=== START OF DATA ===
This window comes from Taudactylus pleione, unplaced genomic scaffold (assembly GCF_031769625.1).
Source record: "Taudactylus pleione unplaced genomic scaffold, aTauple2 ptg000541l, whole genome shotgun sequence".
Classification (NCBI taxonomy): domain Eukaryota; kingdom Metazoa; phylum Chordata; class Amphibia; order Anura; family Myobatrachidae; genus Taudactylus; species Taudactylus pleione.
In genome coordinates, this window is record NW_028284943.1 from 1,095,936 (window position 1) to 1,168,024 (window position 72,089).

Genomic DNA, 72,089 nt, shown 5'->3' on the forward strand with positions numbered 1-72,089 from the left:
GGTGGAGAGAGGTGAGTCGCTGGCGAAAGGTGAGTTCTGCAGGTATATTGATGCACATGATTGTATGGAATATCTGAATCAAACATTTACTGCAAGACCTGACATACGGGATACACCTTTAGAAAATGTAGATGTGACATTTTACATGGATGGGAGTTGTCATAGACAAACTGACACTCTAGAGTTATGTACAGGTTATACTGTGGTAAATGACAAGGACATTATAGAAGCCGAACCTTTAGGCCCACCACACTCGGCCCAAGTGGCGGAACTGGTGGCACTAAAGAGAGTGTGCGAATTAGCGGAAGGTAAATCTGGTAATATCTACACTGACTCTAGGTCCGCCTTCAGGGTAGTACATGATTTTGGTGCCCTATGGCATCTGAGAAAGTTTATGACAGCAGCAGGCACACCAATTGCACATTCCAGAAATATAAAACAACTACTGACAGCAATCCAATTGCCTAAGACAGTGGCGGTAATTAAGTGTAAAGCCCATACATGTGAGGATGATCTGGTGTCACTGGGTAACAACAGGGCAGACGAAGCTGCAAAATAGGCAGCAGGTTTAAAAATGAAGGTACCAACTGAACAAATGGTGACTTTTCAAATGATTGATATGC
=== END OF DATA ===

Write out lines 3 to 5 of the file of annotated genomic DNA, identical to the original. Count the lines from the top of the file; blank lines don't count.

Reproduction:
Classification (NCBI taxonomy): domain Eukaryota; kingdom Metazoa; phylum Chordata; class Amphibia; order Anura; family Myobatrachidae; genus Taudactylus; species Taudactylus pleione.
In genome coordinates, this window is record NW_028284943.1 from 1,095,936 (window position 1) to 1,168,024 (window position 72,089).

Genomic DNA, 72,089 nt, shown 5'->3' on the forward strand with positions numbered 1-72,089 from the left: